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13-10589 BIO (1)

13-10589 BIO (1)

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Published by: markberman on Jun 18, 2014
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12/14/2014

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IN THE SUPREME COURT OF THE UNITED STATES
JOHN E. WINFIELD, ) ) Petitioner, ) ) No. 13-10589 v. ) 13A1249 ) TROY STEELE, ) Warden, Potosi Correctional Center, et al., ) ) Respondents. )
SUGGESTIONS IN OPPOSITION TO PETITION FOR WRIT OF CERTIORARI AND APPLICATION FOR STAY OF EXECUTION
Winfield requests a writ of certiorari and a stay of execution while the Court reviews his challenge to access to clemency. Winfield has not shown there is an important federal question that has not been, but should be, decided by this Court. Supreme Court Rule 10(a). Winfield also does not show significant, divergent cases that would be reconciled by the Court’s review. Supreme Court Rule 10(c). Accordingly, the Court should deny the petition for writ of certiorari and application for stay. Missouri has a discretionary clemency process with the Governor as the decision-maker. Article IV, § 7, Mo. Const.;
Cooper v. Holden
, 189 S.W.3d 614, 620 (Mo. banc 2006). The issue of due process rights arising from a discretionary clemency process has already been resolved by this Court. There is no liberty interest that is protected by due  process when the clemency decision is left to the discretion of the decision-maker.
Connecticut Bd. of Pardons v. Dumschat 
, 452 U.S. 458 (1981). Justice O’Connor, writing for a four-Justice plurality in
Ohio Adult Parole Authority v. Woodard 
, 523 U.S. 272 (1998), stated that there may be a theoretical case warranting judicial intervention
 
2 such as “a scheme whereby a state official flipped a coin to determine whether to grant clemency, or in a case where the State arbitrarily denied a prisoner any access to its clemency process.”
 Id 
. at 289 (O’Connor, J., concurring). Her statement also suggests there may not be such a theoretical case. Several years ago, the court below greatly expanded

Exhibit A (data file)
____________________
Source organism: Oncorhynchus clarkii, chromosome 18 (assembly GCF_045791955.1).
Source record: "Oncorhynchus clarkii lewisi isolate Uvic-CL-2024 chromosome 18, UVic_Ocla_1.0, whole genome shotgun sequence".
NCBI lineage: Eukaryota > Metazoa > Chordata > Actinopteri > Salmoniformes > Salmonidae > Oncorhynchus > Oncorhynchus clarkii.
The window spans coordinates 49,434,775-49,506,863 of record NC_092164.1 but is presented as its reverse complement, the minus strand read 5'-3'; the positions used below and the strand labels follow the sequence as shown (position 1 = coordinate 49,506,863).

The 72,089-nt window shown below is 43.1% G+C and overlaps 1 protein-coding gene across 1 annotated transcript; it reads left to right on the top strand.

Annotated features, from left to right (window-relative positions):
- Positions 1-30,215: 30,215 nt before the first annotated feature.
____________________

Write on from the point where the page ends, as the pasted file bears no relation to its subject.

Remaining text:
Woodard 
 to grant a stay of execution in
Young v. Hayes
, 218 F.3d 850 (8
th
 Cir. 2000). But that action occurred  before this Court’s guidance about stays of execution in civil rights suits.
See
 
 Hill v.  McDonough
, 547 U.S. 573 (2006);
 Nelson v. Campbell 
, 523 U.S. 272 (2003). In contrast, the court below found no entitlement to a stay of execution in its June 17, 2014 decision. (Appendix A1-A2). Winfield suggests that this Court should grant review to resolve divergent decisions about the extent to which a condemned inmate is entitled to due process in clemency proceedings. Petition pp. 13-14 citing
Young v. Hayes
,
 supra
;
Wilson v. U.S.  Dist. Court for Northern Dist. of California
, 161 F.3d 1185 (9
th
 Cir. 1998);
 Faulder v. Texas Bd. of Pardons and Paroles
, 178 F.3d 343 (5
th
 Cir. 1999). Winfield contends that due process encompasses something much greater than what Justice O’Connor in her
Woodard
concurrence speculated might exist. But that contention would not be resolved by this Court. The Court below assumed the legal theory most favorable to Winfield, as represented by the
Young v.  Hayes
decision
 ,
 and it found no due process violation. The Missouri Department of Corrections provided to the Governor the declaration by Cole about which Winfield complains. Appendix, A6. “Whatever minimal procedural safeguards might be
 
3 guaranteed by the Due Process Clause in a clemency proceeding are likely satisfied here.”
 Id 
. The procedures did not violate the standard of
Woodard 
.
 Id 
. Nor did the  procedures violate the language in
Young 
, because the Department actually provided the declaration to the Governor.
 Id 
. The purpose of due process in the context of a clemency  petition is to get accurate information to the decision-maker, and that happened here. Winfield can provide more information arising out of the lawsuit to the Governor, if Winfield believes that is beneficial.
 Id 
. Winfield contends that Cole “disavowed” his statement (Petition, p.12). Cole’s statement was made under penalty of perjury (App. F3). Cole did not recant his statement as untrue at the district court hearing. (App. G8, G25-26). While he rescinded his willingness to submit the declaration (G25), the Governor received the full declaration nonetheless (Doc. 18-4). The strength of the “disavowed” declaration is actually highlighted by Winfield to the court in his rhetoric of the “Question Presented” (Petition, p.i.). Under these circumstances, there is no divergent decision by the lower courts that would be reconciled with a grant of review. The Court below distinguished
Young 
 on its facts. And the facts do not warrant a stay of execution. Respectfully submitted,
CHRIS KOSTER
Attorney General /s/ Stephen D. Hawke STEPHEN D. HAWKE Assistant Attorney General Missouri Bar No. 35242 P.O. Box 899

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